Perhaps the city's most valued haunts is the newly completed Elbphilharmonie: an enormous concert hall that rises from the city skyline like a giant wave. Taking over twelve years to complete, this glass-clad building, filled with smooth, undulating wood and enormous light spaces, is undeniably beautiful. Arriving on a quiet Saturday morning, the sound of piano recitals drifting through the entrance, I could have spent my entire day here. Now Hamburg's central tourist attraction, the Elbphilharmonie offers two concert halls, the largest being the Grand Hall. Stepping inside, watching as the local orchestra practiced for their afternoon recital, it was like being inside an enormous, shimmering pearl. From the roof hung thousands of hand-blown lights, lighting the hall like swarms of fireflies. The rows of seats curved, forming gentle waves of their own. The building was the perfect gesture to the city's two passions: music, housed within a giant wave.
Whilst the Elbphilharmonie is perhaps the modern depiction of Hamburg's lifelong affair with the sea, the UNESCO protected Speicherstadt - the world's largest warehouse complex - is its historical representation. Built in 1883, the area is filled with towering red brick buildings, overlooking Hamburg's 'fleets' or canals. It feels strangely similar to downtown New York, steel bridges guiding you through the large buildings. Whilst small (much of Hamburg was bombed entirely during World War II), this area is a reminder of the city's rich seafaring heritage and beauty.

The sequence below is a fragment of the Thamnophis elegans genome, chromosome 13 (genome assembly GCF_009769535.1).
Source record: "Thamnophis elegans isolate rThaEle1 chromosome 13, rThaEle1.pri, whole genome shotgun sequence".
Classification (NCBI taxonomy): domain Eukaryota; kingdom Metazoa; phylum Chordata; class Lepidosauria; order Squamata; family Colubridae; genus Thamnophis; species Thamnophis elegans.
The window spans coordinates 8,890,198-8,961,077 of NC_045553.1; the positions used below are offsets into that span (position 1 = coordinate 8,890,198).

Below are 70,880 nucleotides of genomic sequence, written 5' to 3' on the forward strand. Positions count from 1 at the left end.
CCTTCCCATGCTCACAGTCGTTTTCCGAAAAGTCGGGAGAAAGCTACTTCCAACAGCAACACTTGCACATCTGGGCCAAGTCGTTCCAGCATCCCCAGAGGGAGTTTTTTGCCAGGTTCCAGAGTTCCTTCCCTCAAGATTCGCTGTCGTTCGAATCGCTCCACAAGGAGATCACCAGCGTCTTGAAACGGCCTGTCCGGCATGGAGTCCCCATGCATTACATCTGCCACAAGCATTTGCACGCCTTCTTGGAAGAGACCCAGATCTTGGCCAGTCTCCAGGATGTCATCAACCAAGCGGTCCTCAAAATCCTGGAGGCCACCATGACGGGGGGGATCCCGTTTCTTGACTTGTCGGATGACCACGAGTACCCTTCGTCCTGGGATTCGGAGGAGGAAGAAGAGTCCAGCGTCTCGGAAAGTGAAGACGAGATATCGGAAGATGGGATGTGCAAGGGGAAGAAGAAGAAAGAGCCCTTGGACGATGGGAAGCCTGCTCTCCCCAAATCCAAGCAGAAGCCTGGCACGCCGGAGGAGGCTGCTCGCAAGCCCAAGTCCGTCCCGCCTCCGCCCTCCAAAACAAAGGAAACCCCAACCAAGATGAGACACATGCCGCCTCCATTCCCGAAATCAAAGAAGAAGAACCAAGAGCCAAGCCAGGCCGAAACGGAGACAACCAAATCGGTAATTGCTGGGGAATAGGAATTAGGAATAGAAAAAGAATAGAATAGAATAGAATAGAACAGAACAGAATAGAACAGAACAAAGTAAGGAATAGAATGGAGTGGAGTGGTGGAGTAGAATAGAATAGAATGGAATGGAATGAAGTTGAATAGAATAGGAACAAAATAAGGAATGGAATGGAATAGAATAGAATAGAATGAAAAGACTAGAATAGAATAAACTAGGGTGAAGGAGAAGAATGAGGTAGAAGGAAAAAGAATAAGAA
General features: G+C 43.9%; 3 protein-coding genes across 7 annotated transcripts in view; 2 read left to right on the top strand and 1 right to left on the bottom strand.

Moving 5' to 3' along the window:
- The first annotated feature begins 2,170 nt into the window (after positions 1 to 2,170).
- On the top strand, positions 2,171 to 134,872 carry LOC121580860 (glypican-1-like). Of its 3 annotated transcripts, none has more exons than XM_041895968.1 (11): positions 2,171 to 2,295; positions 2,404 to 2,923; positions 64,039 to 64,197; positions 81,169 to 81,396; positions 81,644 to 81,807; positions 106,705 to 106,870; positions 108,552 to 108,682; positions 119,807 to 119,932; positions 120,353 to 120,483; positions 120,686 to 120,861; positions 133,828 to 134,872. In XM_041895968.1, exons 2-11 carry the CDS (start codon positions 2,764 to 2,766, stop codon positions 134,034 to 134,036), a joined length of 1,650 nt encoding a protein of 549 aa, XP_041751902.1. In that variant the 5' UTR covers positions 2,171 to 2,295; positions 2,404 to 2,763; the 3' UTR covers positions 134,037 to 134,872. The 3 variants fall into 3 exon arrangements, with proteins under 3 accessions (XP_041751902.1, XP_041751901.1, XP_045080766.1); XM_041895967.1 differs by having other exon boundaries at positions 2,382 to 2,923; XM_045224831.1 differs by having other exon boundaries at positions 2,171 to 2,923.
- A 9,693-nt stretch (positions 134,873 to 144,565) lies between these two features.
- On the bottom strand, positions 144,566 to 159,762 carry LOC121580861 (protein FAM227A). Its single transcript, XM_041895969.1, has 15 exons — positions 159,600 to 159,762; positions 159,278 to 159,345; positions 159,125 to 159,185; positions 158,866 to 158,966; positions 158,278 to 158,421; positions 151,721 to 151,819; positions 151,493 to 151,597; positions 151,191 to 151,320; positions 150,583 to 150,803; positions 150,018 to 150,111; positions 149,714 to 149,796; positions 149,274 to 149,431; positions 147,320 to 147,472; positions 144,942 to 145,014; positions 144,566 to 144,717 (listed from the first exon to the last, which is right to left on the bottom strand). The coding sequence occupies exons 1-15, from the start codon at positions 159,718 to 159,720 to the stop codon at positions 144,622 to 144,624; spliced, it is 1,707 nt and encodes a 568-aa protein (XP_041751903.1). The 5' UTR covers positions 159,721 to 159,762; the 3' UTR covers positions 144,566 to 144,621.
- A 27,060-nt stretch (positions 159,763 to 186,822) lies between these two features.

I spent my last few hours in Hamburg exploring one final side of this eclectic city. Having cycled through the early morning Fischmarkt, we headed out along the river, towards the city's Blankense area. Once belonging to Denmark, this area sits outside of the traditional city walls and traces the route of the River Elbe out to sea. Riding alongside the sparkling water, passing beaches filled with families and dog walkers, central Hamburg soon faded behind us.
Suddenly, traditional, white panelled houses appeared, surrounded by bright, flower-filled gardens. Winding lanes, shaded by elm trees and apple blossom led us further along the river. It was idyllic: the strong sea winds turned to a gentle river breeze. We finished our bike ride at the Blankense harbour: the Rivera of Hamburg. Sitting down with a cold Astra beer and a plate of freshly fried fish, I looked out over the water that surrounded us: a continuous feature of this city.
And this is how I've come to see Hamburg. A city that has always - and continues - to look firmly out towards the ocean. It's a city made from exotic trade routes, the tall tales of sailors and roaming sea winds. It's a city that whilst geographically isolated, has formed its own distinctly Hamburgian culture, with little care to be the most popular, or most-visited city in the country. Hamburg is instead looking forward: its eyes instead fixed firmly on the horizon.